Post-uprising, Arabs get not democracy, but religious autocrats

Post-uprising, Arabs get not democracy, but religious autocrats

The latest country to choose fundamentalists over secular democrats is Egypt, where the moderate Muslim Brotherhood and hard line Saudi-inspired Salafis have taken 61 per cent of the votes in the first of three rounds in the parliamentary election. The centrist Wasat Party founded by former Muslim Brothers took 4.3 per cent, boosting the total to nearly two-thirds of the vote for parties rooted in religious politics. The trend, set in this round, is expected to continue through the second on December 14-15 and the third on January 3-4.

In a bid to allay fears over the rise of the fundamentalists, the Brotherhood’s political party, Freedom and Justice has said it will not form a coalition with the Salafi Noor Party.

Freedom and Justice prefers an alliance with Wasat and the Egyptian Bloc, a grouping of three secular parties which took 13.4 per cent, and the liberal Wafd which won 7.1 per cent.

Once the results came out, a Freedom and Justice spokesman stated that a new government should be formed by parliament rather than the military council which assumed executive powers following the ouster of President Hosni Mubarak in February.

Since this could have meant confronting the military, the Brotherhood’s chief guide Muhammad Morsi promptly dismissed this assertion and said Freedom and Justice would cooperate with the military council, confirming suspicions that the Brotherhood seeks to partner the generals in government.

The Salafis have also signalled that they could go along with such a plan. This could put the fundamentalists and the generals on a collision course with the secular revolutionaries who mounted the uprising and can still stir unrest in Egypt’s main cities where the revolutionaries are strong and vocal. In Tunisia, the first Arab country where people’s power overthrew a veteran leader, the moderate and modest al-Nahda (Renaissance) Party took 89 of the 217 seats in the country’s new assembly which is tasked with drawing up a constitution. Although Moroccans did not oust their king, they did compel him to initiate reforms, draft a new constitution, and hold elections in which the fundamentalist Justice and Development Party also won the largest bloc of seats in parliament.

In Libya, leaders of the Libyan Islamic Fighting Group are now in influential positions in Tripoli and Benghazi and are determined to play an important role in governance of that country. In Syria, the secular Assad regime - which is still firmly in control - faces a range of locally-based opposition groups, some of which rely on members of the outlawed Muslim Brotherhood for mass backing while the body representing exiles, the Syrian National Council, has heavy Brotherhood representation.

Political and economic reform

Finally, the Jordanian Brotherhood is leading the campaign for political and economic reform in the kingdom but has, so far, not challenged King Abdullah who has delivered little change. The fundamentalists’ surge in Tunisia, Morocco, and Egypt could transform North Africa and West Asia. The well-organised fundamentalists have won seats in the parliaments of these countries legitimately, through the ballot box.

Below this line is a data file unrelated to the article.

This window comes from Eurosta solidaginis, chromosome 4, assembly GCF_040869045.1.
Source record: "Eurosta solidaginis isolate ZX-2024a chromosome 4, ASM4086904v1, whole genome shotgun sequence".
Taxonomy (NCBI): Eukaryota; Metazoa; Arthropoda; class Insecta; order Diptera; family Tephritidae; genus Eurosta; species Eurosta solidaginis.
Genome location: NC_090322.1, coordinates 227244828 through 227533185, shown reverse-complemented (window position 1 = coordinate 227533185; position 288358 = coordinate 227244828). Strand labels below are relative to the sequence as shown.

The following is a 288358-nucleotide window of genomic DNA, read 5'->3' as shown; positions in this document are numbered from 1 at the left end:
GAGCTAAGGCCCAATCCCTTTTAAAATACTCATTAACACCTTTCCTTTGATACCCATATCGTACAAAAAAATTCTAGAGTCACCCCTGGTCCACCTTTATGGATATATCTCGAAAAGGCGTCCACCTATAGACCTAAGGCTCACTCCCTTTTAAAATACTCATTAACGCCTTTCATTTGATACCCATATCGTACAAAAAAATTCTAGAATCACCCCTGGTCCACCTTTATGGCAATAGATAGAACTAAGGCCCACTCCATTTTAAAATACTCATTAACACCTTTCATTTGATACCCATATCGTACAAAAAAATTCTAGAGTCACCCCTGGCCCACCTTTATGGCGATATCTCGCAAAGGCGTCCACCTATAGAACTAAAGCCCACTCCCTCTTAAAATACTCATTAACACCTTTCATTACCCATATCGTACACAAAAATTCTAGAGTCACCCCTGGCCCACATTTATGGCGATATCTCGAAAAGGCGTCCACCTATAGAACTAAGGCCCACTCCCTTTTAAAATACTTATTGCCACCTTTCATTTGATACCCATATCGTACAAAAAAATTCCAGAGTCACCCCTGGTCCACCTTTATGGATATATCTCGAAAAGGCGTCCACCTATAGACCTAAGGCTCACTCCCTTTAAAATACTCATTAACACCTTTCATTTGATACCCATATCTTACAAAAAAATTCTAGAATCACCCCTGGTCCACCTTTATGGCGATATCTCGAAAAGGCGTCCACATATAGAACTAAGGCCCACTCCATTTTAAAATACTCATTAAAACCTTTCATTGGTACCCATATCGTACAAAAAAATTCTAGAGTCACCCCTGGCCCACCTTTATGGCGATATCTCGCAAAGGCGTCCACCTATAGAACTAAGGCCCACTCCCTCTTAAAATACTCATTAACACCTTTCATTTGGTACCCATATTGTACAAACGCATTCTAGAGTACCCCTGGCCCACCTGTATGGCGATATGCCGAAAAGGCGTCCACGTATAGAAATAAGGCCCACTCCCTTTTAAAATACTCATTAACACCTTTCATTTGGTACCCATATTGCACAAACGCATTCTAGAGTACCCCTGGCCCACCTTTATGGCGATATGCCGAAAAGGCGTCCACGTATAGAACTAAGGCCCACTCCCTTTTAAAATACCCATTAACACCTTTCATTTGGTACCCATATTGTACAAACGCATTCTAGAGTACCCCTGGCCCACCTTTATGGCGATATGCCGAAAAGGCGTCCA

Their leftist and liberal opponents failed to secure strong representation in parliament for several reasons. They were divided, disorganised and could not counter the appeal fundamentalists made to the religious sensitivities and aspirations of the conservative majority: poorly educated devout voters from urban slums and rural areas. The devout majority wants to see Muslim canon law, Sharia, as the basis of law and legislation.

Tunisia’s al-Nahda, Morocco’s Justice and Development Party, and Egypt's Muslim Brotherhood are committed to ‘civil states’ (secular polities) and to investment in education, social and welfare services, a minimum wage, and upgrading of infrastructure in underdeveloped areas. If these parties do not deliver, radical elements can be expected to reject the ‘gradualist approach’ to ‘Islamisation’ adopted by the moderates and exert strong pressure for acceptance of the radicals’ agenda.

Their aim is to turn their countries into ‘Islamic states.’ The moderates will however try to mollify them by imposing conservative cultural practices on their societies, alienating secularists and, particularly, in Egypt, the country's eight million Christians who are deeply apprehensive about their future. The rise of fundamentalists across the Arab world is bringing down the curtain on an era of secular pan-Arab nationalism represented by the Syrian Social National Party, the Nasserist movement, and the Baath Party. These parties failed.

They did not unite the Arabs, bring economic development to a majority of Arabs, or end Israel’s occupation of Palestine, the core Arab political cause. It was not, however, entirely the secular nationalists’ fault that they failed. During their period of ascendancy they were constantly undermined by Muslim fundamentalists, who had the support not only of Saudi Arabia and conservative Gulf states but also the US and Israel.  They sought to counter the Arab aspiration for unity which would challenge US and Israeli politico-military hegemony, particularly in West Asia where oil and Israel are the chief interests of the US and the west.

The US, Israel and the west seem to have overlooked the fact that the fundamentalists also have a long-term dream of unity - pan-Islamic unity among Sunni Muslims. This could lead to confrontation with Iran, the main Shia power in the region, and its ally Iraq, as well as all-out rejection of Israel, which is regarded by Muslims not only as an illegal occupier of Palestine but also a usurper of sacred Muslim land.

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